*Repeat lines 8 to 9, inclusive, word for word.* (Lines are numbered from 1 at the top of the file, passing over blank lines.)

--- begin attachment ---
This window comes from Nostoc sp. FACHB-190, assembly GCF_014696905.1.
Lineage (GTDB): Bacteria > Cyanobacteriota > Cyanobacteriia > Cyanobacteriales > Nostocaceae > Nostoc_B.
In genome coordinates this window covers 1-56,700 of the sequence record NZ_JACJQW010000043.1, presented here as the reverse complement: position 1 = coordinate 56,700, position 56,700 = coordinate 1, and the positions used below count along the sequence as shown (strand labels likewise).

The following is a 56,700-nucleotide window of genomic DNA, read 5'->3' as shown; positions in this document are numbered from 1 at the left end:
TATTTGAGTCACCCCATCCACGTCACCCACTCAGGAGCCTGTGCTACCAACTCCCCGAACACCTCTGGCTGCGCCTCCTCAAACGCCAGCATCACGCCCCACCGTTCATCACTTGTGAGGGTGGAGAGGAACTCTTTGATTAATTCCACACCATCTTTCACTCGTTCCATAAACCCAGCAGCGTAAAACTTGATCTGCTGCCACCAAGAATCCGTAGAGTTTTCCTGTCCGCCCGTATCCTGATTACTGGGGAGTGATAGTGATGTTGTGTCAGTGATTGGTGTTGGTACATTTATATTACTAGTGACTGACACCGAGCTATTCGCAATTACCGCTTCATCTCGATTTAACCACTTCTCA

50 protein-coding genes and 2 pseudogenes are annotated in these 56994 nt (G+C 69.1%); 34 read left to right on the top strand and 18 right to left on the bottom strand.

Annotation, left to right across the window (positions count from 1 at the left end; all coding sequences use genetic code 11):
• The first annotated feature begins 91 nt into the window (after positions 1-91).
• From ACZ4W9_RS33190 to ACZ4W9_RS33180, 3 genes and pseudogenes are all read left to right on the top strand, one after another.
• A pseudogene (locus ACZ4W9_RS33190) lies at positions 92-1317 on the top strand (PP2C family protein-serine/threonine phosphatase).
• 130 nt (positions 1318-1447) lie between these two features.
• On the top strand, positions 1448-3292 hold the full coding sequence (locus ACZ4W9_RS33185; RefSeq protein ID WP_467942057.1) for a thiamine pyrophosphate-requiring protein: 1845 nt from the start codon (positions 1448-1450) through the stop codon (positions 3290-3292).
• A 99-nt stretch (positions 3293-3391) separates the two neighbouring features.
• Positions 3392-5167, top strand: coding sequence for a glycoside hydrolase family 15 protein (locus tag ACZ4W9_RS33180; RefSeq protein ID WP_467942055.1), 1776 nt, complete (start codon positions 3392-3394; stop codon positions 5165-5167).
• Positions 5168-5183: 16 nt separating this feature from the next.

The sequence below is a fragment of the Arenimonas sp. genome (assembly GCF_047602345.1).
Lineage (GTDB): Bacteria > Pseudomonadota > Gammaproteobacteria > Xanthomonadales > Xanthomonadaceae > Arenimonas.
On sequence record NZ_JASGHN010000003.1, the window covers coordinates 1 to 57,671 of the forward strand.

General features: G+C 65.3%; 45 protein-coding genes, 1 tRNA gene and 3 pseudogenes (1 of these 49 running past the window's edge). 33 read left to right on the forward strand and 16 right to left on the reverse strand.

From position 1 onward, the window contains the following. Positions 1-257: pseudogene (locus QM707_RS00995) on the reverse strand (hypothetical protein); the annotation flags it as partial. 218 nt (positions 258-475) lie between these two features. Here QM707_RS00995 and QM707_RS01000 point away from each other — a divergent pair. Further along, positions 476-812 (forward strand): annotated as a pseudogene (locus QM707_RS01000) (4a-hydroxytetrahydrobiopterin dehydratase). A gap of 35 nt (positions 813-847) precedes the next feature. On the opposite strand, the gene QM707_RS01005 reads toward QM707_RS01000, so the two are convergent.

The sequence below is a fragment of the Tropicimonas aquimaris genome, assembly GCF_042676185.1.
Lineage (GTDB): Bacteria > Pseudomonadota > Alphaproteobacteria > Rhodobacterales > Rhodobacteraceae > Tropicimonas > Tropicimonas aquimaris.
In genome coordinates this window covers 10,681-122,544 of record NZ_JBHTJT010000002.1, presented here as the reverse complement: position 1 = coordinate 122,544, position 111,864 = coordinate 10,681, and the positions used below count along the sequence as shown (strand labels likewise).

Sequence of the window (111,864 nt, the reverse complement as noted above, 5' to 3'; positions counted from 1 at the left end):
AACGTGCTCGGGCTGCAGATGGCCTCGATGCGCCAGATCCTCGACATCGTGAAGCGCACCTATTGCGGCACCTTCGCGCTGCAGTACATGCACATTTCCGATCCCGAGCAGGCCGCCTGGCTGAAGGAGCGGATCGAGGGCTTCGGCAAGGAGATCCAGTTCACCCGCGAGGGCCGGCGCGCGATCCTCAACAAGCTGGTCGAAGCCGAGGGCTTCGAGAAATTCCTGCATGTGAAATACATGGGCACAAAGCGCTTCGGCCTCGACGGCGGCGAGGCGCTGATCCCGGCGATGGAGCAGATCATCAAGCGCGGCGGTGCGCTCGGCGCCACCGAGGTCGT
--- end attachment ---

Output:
• The first annotated feature begins 91 nt into the window (after positions 1-91).
• From ACZ4W9_RS33190 to ACZ4W9_RS33180, 3 genes and pseudogenes are all read left to right on the top strand, one after another.